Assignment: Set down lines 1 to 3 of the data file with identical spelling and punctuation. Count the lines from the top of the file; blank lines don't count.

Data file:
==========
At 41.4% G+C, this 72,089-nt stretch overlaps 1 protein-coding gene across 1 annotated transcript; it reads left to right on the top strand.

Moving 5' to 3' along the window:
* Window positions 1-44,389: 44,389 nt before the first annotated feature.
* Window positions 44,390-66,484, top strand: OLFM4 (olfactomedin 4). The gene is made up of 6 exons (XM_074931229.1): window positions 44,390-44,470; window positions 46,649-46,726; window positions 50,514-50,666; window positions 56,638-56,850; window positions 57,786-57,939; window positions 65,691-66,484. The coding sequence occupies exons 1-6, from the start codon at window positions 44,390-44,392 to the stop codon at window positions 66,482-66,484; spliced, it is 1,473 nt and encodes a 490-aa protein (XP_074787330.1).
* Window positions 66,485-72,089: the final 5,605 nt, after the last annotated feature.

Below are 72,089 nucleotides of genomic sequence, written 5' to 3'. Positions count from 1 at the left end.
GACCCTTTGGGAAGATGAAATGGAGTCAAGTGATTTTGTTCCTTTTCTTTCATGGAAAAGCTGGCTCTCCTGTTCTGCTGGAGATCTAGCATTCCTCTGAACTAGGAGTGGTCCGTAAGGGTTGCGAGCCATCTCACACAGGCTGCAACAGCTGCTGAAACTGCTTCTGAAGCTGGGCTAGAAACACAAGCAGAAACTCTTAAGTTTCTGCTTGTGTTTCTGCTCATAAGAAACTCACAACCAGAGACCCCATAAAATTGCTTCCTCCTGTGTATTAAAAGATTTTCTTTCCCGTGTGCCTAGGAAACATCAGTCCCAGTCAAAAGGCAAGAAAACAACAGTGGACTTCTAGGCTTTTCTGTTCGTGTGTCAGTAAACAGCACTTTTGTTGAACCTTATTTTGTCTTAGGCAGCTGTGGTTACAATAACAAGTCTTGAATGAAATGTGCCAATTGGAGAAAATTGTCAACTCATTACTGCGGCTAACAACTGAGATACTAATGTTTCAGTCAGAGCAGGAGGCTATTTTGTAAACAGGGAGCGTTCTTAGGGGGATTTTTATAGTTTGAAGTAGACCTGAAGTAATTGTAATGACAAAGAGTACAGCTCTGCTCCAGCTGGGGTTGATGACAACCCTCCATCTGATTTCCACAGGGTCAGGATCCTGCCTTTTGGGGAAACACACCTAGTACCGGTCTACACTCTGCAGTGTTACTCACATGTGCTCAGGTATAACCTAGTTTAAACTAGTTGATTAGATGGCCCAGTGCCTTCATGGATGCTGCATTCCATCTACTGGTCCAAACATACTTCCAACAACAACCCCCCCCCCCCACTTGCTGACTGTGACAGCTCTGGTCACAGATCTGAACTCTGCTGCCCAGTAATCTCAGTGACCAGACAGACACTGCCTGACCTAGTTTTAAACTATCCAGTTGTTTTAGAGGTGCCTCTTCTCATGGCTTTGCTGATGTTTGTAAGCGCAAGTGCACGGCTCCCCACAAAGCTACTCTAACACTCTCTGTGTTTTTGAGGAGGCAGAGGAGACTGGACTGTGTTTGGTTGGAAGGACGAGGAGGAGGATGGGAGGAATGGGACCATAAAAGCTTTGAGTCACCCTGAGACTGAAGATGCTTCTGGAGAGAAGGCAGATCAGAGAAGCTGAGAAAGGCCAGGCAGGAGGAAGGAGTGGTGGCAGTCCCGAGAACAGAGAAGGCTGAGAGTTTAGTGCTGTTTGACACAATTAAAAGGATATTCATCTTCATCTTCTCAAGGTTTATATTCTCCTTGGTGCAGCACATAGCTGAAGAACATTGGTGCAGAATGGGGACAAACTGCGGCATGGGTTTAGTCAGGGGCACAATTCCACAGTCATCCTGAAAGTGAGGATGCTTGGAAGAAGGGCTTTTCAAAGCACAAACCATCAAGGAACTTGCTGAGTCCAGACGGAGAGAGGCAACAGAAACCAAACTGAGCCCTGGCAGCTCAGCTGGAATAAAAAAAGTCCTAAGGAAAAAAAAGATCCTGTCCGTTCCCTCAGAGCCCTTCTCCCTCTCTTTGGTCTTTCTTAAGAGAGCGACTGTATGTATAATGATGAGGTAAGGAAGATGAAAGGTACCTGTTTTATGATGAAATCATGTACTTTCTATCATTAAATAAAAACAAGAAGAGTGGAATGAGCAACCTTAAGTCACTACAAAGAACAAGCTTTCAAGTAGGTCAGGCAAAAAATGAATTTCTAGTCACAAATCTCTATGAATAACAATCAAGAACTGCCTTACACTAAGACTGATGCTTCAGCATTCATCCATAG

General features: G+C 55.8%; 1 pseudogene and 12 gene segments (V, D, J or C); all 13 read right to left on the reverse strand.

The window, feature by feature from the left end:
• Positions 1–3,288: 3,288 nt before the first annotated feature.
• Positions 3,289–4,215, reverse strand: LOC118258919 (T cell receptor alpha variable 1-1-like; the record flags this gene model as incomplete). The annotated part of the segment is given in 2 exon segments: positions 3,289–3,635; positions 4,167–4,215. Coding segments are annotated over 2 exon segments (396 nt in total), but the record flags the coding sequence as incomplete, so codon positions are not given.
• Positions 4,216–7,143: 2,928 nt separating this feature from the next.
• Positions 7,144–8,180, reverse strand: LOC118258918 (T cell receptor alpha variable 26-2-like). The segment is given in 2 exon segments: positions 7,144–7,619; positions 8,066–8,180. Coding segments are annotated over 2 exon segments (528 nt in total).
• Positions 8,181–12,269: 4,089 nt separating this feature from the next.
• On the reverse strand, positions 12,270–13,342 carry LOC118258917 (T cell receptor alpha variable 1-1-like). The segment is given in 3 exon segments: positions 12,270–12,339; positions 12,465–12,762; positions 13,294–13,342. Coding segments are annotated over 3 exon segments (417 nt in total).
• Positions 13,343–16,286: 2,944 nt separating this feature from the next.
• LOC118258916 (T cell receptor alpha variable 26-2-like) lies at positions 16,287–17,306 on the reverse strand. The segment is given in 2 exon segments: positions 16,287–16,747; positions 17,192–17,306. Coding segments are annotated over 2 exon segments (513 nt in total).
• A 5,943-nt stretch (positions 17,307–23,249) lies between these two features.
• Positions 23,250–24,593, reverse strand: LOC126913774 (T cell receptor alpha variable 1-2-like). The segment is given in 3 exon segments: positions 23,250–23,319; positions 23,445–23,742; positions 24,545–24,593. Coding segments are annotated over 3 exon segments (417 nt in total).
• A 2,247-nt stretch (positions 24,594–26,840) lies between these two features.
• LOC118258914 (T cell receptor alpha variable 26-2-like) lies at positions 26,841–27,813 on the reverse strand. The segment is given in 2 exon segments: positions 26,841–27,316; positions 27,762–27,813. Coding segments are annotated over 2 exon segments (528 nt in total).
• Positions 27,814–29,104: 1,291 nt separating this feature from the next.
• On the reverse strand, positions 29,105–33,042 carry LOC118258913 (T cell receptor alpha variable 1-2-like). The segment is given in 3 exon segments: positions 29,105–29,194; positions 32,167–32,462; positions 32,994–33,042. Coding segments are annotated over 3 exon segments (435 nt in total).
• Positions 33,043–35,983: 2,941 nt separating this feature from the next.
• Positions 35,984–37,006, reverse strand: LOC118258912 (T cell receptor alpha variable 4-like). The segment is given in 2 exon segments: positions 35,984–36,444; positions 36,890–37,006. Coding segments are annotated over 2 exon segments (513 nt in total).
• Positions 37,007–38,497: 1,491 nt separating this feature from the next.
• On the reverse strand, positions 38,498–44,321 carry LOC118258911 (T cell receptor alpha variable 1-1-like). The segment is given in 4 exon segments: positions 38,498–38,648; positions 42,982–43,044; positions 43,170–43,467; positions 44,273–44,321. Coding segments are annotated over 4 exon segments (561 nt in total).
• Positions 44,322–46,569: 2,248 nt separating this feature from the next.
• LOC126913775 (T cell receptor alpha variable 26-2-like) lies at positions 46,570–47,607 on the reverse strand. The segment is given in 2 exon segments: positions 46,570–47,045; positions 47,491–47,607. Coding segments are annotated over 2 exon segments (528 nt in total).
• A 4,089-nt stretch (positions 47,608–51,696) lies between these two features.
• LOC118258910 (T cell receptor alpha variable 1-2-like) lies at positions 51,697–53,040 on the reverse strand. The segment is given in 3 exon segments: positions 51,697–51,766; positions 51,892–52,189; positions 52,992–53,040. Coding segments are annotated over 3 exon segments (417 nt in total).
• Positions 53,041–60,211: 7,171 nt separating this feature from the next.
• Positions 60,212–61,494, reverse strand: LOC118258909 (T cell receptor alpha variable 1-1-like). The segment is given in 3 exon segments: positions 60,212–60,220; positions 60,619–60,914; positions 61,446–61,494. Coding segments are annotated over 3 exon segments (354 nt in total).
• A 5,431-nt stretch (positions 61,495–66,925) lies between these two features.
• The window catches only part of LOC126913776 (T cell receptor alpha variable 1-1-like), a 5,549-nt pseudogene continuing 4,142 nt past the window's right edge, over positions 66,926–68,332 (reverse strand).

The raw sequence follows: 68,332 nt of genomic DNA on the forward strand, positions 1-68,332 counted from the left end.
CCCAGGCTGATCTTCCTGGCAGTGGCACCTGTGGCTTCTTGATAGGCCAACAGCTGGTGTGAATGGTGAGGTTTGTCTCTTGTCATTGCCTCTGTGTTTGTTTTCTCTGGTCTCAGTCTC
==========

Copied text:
At 41.4% G+C, this 72,089-nt stretch overlaps 1 protein-coding gene across 1 annotated transcript; it reads left to right on the top strand.

Moving 5' to 3' along the window:
* Window positions 1-44,389: 44,389 nt before the first annotated feature.